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by Harold & Meredith Sears
I have a nagging fear that I have put this article too late in my sequence. Should it be Lesson # 1? For it is a basic and fundamental rule of dance: don't criticize your partner.
First of all, this is recreation. It's supposed to be fun. Take it easy and be forgiving. For some couples, dancing might be the one activity outside the home that they share. He has his job, and she has hers. He plays golf, and she plays bridge. But on Tuesday evenings, they round dance — they do this one thing together. They hold each other in their arms; romantic music is playing. Now especially is no time for criticism, condescension, impatience, disgust, anger, irate blows, shouting tantrums . . .Second, just because the man is the "leader" doesn't make him the boss. He doesn't have the right to order his partner around, to lecture, to reprimand, or to do any other "boss/subordinate" or "superior/inferior" thing. And just because she is the "queen of the ball" doesn't give her royal privileges. Dancing is a partnership. We are working (playing?) together. If there is any activity that calls for cooperation, it is round dancing or ballroom dancing. Even the idea of a partnership doesn't quite give us the feel of what is required, because dancing is more like a warm courtship than a cold business deal. Dancing is refined and stylized, but you are courting your partner out there. Even if you are not otherwise a couple — even if you have only just now met your partner and asked her to dance — the smooth moves apart and together, the soft gliding down the hall, make up a gentle love-making. No, this is not an efficient partnership trying to manufacture widgets. It is an affectionate courtship. Keep it sweet.
Third, just as a practical matter, if something does go wrong on the dance floor, it is probably the man's fault. So he has no right to criticize her, and she has no need to criticize him. We already know he messed up. He is the leader, and although this doesn't give him much in the way of authority, it does give him a lot of responsibility for the success of the couple. If she doesn't go the right way or doesn't dance smoothly, then the man probably didn't lead clearly. He didn't indicate what to do or when to do it, or he didn't position himself so that she could do it. Certainly, the woman has responsibility, too, and she can screw things up through unresponsive following, but I think it is generally agreed that leading is harder than following. If a couple begins to learn together, the man will probably learn more slowly than the woman; he'll be behind, and at any given time will be more likely to fail than she will. Another way to look at this aspect of dancing is to realize that a good male dancer can take almost any female, and they both will dance well together. A good female dancer can help a beginning male a little, but this second couple will not look as good as the first.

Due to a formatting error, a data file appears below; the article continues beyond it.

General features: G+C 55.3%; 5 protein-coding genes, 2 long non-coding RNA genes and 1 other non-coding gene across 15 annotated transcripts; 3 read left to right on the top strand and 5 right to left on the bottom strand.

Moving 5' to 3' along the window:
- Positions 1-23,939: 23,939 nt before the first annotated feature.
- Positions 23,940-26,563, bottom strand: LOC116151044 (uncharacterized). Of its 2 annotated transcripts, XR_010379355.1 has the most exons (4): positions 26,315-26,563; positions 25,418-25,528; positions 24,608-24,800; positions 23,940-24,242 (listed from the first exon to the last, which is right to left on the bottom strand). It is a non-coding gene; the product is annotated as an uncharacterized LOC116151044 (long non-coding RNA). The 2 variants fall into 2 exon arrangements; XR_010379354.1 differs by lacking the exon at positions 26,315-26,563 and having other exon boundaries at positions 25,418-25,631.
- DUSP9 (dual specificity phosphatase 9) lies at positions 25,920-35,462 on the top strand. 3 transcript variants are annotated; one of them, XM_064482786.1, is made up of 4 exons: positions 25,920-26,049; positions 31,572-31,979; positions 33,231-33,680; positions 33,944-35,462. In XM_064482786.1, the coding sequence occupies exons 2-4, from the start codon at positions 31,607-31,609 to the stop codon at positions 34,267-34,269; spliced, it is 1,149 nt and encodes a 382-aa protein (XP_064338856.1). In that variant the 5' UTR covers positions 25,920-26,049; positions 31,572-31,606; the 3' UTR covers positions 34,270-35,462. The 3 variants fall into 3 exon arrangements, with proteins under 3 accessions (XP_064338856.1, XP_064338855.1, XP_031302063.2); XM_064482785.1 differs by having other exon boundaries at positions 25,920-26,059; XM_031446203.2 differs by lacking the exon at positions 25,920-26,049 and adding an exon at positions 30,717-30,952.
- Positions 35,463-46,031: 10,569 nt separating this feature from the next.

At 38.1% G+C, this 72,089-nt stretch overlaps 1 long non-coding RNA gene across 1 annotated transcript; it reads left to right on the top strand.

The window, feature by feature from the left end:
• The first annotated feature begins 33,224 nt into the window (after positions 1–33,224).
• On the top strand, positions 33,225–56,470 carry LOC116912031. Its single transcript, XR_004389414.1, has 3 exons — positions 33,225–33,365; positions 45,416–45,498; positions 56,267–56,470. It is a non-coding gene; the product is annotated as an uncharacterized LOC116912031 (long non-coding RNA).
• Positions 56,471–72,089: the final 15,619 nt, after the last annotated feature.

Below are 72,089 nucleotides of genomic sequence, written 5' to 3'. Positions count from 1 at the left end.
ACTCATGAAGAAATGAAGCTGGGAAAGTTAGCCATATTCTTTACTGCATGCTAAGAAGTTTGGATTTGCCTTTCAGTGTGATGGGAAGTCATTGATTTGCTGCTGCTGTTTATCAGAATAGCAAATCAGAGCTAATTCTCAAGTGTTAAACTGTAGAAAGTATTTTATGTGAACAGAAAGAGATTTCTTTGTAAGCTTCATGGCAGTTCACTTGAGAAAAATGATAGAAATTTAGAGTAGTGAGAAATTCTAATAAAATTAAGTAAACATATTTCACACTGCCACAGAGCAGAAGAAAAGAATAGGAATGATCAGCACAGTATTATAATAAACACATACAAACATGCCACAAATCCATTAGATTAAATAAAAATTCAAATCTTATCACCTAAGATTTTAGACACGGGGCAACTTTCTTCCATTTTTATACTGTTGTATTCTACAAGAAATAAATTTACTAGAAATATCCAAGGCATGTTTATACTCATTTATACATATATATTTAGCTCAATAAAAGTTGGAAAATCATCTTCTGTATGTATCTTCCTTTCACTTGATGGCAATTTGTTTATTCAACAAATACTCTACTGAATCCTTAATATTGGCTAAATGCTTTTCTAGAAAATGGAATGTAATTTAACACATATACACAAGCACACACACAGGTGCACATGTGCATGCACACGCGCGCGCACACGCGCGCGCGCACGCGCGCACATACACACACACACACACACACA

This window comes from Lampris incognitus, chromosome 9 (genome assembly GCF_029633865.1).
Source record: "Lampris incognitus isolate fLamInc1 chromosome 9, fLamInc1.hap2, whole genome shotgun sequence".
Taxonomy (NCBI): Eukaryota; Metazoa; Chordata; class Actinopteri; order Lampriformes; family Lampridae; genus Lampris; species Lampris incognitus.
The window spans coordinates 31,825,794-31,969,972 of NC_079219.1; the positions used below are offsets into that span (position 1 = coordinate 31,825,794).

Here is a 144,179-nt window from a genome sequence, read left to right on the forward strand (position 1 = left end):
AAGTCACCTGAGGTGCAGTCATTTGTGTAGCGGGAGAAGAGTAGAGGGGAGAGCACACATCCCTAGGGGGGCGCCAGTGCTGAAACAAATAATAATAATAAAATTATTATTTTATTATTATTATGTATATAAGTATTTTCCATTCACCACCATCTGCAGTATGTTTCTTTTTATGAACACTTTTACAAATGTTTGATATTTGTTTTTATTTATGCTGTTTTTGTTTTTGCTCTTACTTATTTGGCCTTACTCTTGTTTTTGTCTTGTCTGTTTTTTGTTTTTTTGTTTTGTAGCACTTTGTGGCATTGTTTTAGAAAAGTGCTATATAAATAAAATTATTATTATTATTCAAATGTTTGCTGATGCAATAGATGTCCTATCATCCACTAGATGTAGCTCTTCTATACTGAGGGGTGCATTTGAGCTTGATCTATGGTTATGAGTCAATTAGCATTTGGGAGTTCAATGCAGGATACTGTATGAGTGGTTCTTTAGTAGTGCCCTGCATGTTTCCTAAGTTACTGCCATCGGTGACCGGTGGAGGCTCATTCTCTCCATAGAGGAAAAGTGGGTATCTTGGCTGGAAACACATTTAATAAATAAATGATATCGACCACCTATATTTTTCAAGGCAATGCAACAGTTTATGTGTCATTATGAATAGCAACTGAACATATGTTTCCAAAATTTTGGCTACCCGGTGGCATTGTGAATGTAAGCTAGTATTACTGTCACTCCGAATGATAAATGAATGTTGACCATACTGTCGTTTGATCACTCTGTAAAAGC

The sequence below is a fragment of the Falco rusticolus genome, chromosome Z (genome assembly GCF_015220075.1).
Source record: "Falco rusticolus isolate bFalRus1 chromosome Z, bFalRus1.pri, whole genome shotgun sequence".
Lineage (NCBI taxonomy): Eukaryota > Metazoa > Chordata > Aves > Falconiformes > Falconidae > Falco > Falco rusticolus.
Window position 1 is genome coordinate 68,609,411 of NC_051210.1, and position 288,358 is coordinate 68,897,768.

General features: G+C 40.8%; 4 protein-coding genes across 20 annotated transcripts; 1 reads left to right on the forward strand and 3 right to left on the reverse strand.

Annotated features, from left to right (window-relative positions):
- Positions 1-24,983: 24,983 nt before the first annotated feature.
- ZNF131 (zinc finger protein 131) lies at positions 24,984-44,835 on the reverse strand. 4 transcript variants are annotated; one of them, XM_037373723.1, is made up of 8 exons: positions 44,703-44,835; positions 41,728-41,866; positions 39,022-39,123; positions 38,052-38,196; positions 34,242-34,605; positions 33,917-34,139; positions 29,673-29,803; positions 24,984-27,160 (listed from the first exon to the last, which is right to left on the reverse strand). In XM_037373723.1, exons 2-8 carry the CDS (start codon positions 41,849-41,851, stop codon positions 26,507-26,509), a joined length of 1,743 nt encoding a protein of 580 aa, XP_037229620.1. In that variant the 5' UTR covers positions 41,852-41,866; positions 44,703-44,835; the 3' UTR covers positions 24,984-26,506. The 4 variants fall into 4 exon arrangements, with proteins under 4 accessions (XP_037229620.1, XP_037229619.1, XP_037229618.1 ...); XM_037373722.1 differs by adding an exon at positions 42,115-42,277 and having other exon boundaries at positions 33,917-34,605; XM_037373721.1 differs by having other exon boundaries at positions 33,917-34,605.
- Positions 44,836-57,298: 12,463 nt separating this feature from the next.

Many of us have been in round dance classes where the male teacher has taken a female student and led her through a new figure. Her face brightens: "Oh, is that how it goes? That was so easy." But now we need some real self-control on her part. She must not go on to say, "Harold, why can't you lead like that?"
Gentlemen, don't say things like,
Ladies, don't tell him,
Don't stamp your foot, smack him or her on the shoulder, and walk off the floor in a huff.
And don't go over to a friend after a given tip and sadly confide, with a shake of the head, that he/she just doesn't know what he/she is doing.
You will say that you just want to catch the mistakes so you can learn to dance better. If you don't tell him when it's not working, how will he improve? If you don’t tell her about her errors, how will she correct them? Part of the answer lies in the sheer number of "mistakes." If you are dancing something that you have danced well many times, then you can probably honestly say, "There was one little spot in there that felt rough. How does that go?" or "Let's walk through that one part again." But in the dances that you are learning now, the dances that are making you reach, that are stretching your envelope, there are probably uncountable rough spots. You can't tackle them all. It makes me think of the advice given to parents: pick your battles. I don't like to use the metaphor of a battle here, but the wise strategy with your 14-year-old and with your dance partner is to let most of those little problems go. It wasn't perfect, but it was a fun dance. Leave it at that. At most, pick one figure to work on a little more. Yes, this is a dance class. We are here to have fun and to learn.
The other part of the answer to this question of how we correct our mistakes is simply to do it diplomatically, with sympathy, and with a smile. There is just no need to say, "You didn't do that right." even if that was exactly and truthfully the case. Instead, say, "Let's try that one sequence again. How is it supposed to go? What exactly is our second step?"
See? We're learning together. It's not you versus me. We're a team. I've seen a few couples who end every dance with a kiss. I don't know if that is a conscious strategy on the part of one to shut up or disarm the other, or if it is truly and simply an affectionate thank-you for a lovely dance, but it certainly looks better than criticism and recrimination.
A version of this article was published in the Dixie Round Dance Council (DRDC) Newsletter, February 2005; and reprinted in Around Rounds, RDAV, Australia, April-June 2008 and July-Sept. 2008.
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